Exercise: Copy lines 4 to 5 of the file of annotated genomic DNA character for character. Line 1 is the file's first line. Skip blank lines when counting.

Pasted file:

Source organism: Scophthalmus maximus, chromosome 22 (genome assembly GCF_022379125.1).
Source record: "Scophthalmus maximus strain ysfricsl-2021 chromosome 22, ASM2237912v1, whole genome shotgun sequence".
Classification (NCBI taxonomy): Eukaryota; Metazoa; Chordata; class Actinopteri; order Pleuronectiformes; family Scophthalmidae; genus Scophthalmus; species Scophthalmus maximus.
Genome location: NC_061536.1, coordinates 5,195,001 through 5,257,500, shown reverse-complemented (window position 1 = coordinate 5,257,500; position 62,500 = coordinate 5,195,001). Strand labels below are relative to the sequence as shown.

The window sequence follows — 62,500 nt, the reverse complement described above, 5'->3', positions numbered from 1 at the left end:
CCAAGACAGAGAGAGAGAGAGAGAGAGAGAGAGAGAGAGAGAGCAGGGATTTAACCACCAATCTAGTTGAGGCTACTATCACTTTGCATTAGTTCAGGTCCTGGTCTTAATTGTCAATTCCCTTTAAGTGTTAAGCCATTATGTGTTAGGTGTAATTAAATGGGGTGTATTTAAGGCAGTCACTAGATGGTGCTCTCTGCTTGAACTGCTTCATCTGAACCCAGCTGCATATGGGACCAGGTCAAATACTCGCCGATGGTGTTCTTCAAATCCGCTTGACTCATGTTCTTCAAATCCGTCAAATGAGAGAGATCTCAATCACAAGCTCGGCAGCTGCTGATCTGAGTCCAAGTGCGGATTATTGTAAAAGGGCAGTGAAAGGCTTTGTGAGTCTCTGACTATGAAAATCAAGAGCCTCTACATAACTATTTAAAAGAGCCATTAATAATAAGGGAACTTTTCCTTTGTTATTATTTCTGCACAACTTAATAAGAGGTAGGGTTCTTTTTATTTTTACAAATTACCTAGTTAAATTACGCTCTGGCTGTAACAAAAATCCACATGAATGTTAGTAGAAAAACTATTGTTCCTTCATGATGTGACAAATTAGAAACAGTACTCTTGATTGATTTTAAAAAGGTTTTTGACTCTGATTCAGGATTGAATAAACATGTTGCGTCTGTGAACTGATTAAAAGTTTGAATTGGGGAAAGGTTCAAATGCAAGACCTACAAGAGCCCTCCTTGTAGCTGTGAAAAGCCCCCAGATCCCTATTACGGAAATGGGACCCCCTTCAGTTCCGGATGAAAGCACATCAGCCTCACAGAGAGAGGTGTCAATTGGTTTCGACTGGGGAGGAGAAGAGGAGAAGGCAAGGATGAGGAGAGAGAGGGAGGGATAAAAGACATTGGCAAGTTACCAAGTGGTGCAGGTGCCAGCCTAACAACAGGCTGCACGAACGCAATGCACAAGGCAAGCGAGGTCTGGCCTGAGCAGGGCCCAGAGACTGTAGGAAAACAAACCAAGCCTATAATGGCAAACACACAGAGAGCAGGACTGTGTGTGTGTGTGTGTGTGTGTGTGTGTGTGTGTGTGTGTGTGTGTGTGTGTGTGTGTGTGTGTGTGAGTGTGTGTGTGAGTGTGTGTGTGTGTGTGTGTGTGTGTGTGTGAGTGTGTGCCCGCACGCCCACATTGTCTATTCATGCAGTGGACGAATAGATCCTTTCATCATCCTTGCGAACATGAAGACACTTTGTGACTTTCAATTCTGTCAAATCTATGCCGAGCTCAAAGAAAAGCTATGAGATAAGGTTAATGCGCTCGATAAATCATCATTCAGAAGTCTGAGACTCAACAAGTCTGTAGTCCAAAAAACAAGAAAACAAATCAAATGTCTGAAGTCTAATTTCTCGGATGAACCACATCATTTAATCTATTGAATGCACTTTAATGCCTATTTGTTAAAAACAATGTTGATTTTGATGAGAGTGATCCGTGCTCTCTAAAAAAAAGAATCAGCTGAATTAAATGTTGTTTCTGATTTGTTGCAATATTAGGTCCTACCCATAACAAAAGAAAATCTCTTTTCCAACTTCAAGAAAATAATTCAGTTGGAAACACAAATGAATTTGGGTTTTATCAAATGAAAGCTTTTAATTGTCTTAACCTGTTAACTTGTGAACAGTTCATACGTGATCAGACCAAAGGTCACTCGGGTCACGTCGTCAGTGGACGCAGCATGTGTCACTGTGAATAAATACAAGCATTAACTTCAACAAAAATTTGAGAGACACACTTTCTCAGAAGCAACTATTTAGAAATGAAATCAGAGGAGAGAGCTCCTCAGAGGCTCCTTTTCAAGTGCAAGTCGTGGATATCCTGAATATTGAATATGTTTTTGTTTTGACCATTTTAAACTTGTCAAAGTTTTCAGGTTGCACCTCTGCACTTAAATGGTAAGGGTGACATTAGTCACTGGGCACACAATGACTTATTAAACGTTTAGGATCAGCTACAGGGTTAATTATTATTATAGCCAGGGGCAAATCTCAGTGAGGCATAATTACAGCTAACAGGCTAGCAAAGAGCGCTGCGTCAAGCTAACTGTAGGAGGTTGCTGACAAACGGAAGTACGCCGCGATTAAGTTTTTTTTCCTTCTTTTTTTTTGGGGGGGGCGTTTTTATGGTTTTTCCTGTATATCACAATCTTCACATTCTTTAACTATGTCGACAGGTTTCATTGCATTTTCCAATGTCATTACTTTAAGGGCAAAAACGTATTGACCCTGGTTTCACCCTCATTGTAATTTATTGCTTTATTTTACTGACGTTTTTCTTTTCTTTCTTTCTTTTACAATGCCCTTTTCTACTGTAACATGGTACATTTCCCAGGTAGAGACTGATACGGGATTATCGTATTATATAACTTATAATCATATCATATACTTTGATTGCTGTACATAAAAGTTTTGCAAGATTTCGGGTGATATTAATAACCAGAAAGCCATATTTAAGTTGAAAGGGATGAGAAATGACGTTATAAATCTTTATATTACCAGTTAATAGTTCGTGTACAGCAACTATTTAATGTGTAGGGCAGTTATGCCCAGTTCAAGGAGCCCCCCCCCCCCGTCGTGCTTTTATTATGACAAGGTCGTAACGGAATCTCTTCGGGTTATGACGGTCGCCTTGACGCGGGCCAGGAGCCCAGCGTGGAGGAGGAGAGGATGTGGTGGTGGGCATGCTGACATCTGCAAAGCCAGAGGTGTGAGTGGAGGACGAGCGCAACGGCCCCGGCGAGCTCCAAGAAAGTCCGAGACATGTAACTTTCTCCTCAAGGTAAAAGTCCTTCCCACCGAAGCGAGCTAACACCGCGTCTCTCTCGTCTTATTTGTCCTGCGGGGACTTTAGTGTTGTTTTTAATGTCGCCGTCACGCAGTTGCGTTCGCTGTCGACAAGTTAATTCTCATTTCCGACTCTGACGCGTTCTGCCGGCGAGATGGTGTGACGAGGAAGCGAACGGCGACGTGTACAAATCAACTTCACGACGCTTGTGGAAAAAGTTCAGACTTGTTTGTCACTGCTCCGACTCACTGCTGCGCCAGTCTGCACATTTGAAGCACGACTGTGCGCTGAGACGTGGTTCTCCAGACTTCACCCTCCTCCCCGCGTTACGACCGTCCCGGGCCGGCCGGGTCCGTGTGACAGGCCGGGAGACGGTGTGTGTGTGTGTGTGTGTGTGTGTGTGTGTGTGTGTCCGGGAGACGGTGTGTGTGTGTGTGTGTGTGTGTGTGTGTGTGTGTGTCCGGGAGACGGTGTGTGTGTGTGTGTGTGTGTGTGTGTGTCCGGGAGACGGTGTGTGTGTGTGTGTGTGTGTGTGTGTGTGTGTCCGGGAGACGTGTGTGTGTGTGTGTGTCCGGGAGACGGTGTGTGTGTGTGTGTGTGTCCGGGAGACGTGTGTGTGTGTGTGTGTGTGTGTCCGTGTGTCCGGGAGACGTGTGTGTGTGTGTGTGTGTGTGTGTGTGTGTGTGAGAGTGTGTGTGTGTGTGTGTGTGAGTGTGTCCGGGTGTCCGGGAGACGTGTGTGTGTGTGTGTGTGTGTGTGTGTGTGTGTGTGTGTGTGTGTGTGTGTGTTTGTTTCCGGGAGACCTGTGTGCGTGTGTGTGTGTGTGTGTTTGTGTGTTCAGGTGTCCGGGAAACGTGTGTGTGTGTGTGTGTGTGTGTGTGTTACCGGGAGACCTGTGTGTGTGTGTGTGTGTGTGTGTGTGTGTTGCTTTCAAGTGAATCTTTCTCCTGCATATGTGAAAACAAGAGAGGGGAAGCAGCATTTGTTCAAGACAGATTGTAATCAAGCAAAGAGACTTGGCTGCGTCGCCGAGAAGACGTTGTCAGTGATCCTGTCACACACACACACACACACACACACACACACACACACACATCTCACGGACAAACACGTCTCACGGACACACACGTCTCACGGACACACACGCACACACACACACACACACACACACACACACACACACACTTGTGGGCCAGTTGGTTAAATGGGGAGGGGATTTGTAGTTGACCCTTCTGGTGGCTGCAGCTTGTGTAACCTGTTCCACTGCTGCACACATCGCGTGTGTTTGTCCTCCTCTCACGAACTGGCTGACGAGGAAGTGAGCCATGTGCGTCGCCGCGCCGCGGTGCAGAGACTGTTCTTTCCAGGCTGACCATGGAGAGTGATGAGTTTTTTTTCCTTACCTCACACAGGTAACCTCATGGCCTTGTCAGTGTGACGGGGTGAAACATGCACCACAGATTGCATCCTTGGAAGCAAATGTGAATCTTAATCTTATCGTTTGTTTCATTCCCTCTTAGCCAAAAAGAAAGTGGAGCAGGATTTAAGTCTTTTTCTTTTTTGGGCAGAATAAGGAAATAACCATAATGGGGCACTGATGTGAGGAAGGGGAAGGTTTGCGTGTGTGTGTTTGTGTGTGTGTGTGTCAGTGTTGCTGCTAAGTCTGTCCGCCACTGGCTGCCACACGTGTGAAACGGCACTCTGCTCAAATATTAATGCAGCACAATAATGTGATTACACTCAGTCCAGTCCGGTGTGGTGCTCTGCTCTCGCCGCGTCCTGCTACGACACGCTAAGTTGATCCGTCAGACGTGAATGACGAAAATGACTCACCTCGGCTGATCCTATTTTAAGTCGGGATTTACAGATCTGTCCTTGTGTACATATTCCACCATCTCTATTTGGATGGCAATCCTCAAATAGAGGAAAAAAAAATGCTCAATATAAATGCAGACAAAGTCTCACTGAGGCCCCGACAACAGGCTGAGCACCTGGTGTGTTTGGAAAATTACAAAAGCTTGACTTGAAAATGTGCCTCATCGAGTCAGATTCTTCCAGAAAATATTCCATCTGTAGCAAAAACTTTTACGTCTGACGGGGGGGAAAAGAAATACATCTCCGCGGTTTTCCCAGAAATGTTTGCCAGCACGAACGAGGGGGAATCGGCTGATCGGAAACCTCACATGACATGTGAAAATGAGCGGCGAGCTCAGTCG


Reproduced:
Genome location: NC_061536.1, coordinates 5,195,001 through 5,257,500, shown reverse-complemented (window position 1 = coordinate 5,257,500; position 62,500 = coordinate 5,195,001). Strand labels below are relative to the sequence as shown.

The window sequence follows — 62,500 nt, the reverse complement described above, 5'->3', positions numbered from 1 at the left end: